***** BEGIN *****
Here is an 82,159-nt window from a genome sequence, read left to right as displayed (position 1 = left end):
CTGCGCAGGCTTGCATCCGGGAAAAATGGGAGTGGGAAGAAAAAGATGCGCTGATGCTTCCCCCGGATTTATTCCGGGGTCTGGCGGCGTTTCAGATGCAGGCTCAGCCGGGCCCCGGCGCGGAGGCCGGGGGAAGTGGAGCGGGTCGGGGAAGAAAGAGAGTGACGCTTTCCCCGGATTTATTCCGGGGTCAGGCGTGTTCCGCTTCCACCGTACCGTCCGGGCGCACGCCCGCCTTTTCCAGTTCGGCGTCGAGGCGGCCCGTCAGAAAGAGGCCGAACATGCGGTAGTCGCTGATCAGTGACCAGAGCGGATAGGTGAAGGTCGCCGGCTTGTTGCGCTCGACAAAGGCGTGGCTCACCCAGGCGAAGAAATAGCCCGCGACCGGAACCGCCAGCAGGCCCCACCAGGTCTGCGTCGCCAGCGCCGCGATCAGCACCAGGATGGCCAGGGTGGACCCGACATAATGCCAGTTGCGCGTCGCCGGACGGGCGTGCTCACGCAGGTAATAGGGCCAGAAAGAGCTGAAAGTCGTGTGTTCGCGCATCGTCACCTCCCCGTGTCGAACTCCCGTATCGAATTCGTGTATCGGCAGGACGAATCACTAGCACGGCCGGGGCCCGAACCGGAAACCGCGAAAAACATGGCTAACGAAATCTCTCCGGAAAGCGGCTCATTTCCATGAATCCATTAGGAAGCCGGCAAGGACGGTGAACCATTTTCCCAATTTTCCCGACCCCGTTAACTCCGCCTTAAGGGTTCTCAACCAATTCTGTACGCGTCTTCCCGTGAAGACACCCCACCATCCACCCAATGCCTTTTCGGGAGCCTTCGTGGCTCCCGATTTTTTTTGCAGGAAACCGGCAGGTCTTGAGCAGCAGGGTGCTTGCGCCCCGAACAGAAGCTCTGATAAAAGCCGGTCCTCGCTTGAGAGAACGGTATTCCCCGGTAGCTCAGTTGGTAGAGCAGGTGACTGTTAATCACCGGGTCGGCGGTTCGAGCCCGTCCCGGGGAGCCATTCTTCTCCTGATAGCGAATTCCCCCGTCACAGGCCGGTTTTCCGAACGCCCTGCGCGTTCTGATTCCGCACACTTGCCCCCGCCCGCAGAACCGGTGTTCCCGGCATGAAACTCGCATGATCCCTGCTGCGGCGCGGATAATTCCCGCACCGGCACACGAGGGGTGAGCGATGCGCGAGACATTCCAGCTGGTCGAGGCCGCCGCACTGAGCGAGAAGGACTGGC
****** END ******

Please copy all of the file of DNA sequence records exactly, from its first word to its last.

Here is an 82,159-nt window from a genome sequence, read left to right as displayed (position 1 = left end):
CTGCGCAGGCTTGCATCCGGGAAAAATGGGAGTGGGAAGAAAAAGATGCGCTGATGCTTCCCCCGGATTTATTCCGGGGTCTGGCGGCGTTTCAGATGCAGGCTCAGCCGGGCCCCGGCGCGGAGGCCGGGGGAAGTGGAGCGGGTCGGGGAAGAAAGAGAGTGACGCTTTCCCCGGATTTATTCCGGGGTCAGGCGTGTTCCGCTTCCACCGTACCGTCCGGGCGCACGCCCGCCTTTTCCAGTTCGGCGTCGAGGCGGCCCGTCAGAAAGAGGCCGAACATGCGGTAGTCGCTGATCAGTGACCAGAGCGGATAGGTGAAGGTCGCCGGCTTGTTGCGCTCGACAAAGGCGTGGCTCACCCAGGCGAAGAAATAGCCCGCGACCGGAACCGCCAGCAGGCCCCACCAGGTCTGCGTCGCCAGCGCCGCGATCAGCACCAGGATGGCCAGGGTGGACCCGACATAATGCCAGTTGCGCGTCGCCGGACGGGCGTGCTCACGCAGGTAATAGGGCCAGAAAGAGCTGAAAGTCGTGTGTTCGCGCATCGTCACCTCCCCGTGTCGAACTCCCGTATCGAATTCGTGTATCGGCAGGACGAATCACTAGCACGGCCGGGGCCCGAACCGGAAACCGCGAAAAACATGGCTAACGAAATCTCTCCGGAAAGCGGCTCATTTCCATGAATCCATTAGGAAGCCGGCAAGGACGGTGAACCATTTTCCCAATTTTCCCGACCCCGTTAACTCCGCCTTAAGGGTTCTCAACCAATTCTGTACGCGTCTTCCCGTGAAGACACCCCACCATCCACCCAATGCCTTTTCGGGAGCCTTCGTGGCTCCCGATTTTTTTTGCAGGAAACCGGCAGGTCTTGAGCAGCAGGGTGCTTGCGCCCCGAACAGAAGCTCTGATAAAAGCCGGTCCTCGCTTGAGAGAACGGTATTCCCCGGTAGCTCAGTTGGTAGAGCAGGTGACTGTTAATCACCGGGTCGGCGGTTCGAGCCCGTCCCGGGGAGCCATTCTTCTCCTGATAGCGAATTCCCCCGTCACAGGCCGGTTTTCCGAACGCCCTGCGCGTTCTGATTCCGCACACTTGCCCCCGCCCGCAGAACCGGTGTTCCCGGCATGAAACTCGCATGATCCCTGCTGCGGCGCGGATAATTCCCGCACCGGCACACGAGGGGTGAGCGATGCGCGAGACATTCCAGCTGGTCGAGGCCGCCGCACTGAGCGAGAAGGACTGGC